Oral allergy syndrome (OAS), also called pollen-food allergy syndrome, is a food allergy that only impacts the lips, mouth and throat. It occurs in children who are allergic to birch, grass, mugwort or ragweed pollens.
OAS is a type of food allergy where children experience a reaction only in their lips, mouth and throat. It occurs in children who are allergic to birch, grass, mugwort or ragweed pollens, and is more likely to occur in children who also have asthma.
Adults tend to be affected more than children, but adolescents (age 10-19 years old*) can show symptoms. People can develop the allergy at any point in their lives, including after years of eating the same food and not having a reaction.
OAS occurs when a child eats a raw fruit, vegetable or tree nut, and it causes a cross-reaction with a birch, grass, mugwort or ragweed pollen allergy. Often, a child with OAS can eat the same food when it’s cooked and it will not trigger a reaction.
Triggers vary between children, as do allergies and the severity of the reaction to each trigger. When a child is allergic to birch, grass, mugwort or ragweed pollen, they are more likely to have a cross-reaction when they eat the foods listed below.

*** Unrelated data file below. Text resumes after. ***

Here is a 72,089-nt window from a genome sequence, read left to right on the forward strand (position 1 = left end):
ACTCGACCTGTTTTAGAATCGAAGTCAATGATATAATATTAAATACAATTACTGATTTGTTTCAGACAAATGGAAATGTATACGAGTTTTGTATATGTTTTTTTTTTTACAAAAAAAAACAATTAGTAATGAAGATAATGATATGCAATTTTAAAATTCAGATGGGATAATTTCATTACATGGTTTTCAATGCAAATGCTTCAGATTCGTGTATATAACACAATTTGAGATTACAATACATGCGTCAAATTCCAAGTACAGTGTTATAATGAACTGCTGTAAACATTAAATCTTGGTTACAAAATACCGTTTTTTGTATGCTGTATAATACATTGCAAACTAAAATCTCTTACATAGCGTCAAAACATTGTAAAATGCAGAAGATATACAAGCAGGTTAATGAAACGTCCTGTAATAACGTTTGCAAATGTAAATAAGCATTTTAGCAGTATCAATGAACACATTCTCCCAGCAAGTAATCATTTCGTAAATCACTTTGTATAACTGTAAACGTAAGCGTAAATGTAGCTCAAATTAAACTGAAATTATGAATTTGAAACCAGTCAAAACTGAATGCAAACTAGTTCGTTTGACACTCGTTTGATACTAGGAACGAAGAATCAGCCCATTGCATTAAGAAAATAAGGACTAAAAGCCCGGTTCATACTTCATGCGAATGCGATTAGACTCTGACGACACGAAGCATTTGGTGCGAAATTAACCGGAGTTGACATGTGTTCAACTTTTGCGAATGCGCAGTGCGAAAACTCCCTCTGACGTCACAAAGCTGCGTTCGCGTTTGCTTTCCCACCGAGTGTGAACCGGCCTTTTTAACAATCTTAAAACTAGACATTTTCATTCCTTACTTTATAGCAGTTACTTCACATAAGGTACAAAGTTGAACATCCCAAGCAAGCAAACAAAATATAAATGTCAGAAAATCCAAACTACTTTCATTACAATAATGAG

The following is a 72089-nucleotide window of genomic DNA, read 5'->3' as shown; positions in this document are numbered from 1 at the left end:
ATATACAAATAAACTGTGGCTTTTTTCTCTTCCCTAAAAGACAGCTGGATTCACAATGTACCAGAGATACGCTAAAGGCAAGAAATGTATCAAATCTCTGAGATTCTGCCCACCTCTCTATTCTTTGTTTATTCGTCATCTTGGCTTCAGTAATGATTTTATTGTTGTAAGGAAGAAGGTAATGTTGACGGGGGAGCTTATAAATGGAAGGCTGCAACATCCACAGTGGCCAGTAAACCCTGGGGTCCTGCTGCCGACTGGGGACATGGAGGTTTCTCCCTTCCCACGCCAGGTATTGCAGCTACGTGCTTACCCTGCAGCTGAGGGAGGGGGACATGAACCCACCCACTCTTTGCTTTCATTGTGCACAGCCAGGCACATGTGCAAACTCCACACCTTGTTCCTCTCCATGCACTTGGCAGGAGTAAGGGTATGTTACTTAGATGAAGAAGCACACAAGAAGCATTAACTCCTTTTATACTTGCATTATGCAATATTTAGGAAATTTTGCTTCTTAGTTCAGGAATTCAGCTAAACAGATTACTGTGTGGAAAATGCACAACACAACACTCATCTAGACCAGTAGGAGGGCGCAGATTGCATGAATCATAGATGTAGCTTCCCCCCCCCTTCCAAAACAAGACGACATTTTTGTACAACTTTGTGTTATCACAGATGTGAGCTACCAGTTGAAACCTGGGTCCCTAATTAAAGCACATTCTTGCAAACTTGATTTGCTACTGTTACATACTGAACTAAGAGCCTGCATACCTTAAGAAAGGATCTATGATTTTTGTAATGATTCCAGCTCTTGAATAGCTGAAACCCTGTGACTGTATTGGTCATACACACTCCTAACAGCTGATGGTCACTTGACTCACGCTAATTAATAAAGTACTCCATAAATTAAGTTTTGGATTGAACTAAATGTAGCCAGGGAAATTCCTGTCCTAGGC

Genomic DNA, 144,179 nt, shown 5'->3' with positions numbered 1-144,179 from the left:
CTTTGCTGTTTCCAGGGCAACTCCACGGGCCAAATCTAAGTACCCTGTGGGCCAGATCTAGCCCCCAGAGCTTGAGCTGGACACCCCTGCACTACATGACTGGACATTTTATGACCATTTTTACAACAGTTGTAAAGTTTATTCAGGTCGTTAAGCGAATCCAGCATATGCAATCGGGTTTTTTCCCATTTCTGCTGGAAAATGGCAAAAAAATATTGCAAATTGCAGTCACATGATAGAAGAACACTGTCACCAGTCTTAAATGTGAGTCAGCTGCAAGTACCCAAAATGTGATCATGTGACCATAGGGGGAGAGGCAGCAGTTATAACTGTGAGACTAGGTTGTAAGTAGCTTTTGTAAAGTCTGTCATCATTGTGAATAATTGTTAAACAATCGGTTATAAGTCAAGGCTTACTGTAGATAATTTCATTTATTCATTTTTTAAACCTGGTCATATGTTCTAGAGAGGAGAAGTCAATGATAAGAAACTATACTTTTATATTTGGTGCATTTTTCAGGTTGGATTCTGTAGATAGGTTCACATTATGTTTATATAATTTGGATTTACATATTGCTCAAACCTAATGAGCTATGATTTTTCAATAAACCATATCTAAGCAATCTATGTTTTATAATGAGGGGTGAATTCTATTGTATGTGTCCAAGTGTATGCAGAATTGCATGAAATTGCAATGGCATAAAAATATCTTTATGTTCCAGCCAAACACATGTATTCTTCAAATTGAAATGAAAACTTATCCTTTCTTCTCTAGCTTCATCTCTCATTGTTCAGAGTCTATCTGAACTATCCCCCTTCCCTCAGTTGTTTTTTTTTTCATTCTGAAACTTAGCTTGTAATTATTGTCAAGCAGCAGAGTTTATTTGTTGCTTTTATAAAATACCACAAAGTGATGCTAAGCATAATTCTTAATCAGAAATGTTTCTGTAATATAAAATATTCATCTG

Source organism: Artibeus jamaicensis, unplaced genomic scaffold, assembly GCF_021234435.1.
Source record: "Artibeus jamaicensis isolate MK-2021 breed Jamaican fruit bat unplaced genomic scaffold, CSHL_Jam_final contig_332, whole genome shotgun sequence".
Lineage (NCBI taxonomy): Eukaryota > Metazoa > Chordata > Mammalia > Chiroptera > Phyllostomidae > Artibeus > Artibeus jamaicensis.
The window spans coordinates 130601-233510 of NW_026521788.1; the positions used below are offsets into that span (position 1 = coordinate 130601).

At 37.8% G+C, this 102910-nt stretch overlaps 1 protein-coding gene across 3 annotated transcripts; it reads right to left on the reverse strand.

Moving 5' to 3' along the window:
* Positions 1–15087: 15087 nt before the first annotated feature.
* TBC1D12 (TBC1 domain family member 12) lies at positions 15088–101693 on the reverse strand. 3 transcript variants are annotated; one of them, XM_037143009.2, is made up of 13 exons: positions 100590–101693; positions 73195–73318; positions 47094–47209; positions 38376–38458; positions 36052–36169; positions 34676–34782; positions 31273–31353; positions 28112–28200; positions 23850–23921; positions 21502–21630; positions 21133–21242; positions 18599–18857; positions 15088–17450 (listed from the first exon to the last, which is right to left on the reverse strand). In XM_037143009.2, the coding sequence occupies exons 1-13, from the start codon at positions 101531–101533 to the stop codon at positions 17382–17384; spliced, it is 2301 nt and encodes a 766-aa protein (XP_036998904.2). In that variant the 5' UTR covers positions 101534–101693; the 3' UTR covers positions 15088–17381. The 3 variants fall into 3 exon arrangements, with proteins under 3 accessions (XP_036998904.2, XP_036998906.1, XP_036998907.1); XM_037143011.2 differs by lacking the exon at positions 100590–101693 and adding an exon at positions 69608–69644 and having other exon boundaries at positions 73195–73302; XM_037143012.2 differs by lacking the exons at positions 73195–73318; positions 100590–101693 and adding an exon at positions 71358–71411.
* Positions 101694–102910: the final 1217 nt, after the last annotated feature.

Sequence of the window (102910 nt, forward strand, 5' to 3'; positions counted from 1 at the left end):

Apples, kiwis and pears
Almonds and hazelnuts
Carrots and celery
Cherries, peaches and plums
Melons and peaches
Cauliflower, broccoli and cabbage
Onion and bell peppers
Spices like black pepper, garlic, parsley and coriander
OAS symptoms normally begin in adolescence and most often develop in the adult years. Symptoms include:
Itchy ears, mouth or throat
Swelling of the face (lips, mouth throat or tongue)
Anaphylactic shock symptoms
Anaphylactic shock (also called anaphylaxis) is a severe allergic reaction that comes on rapidly and must be treated immediately. Symptoms include: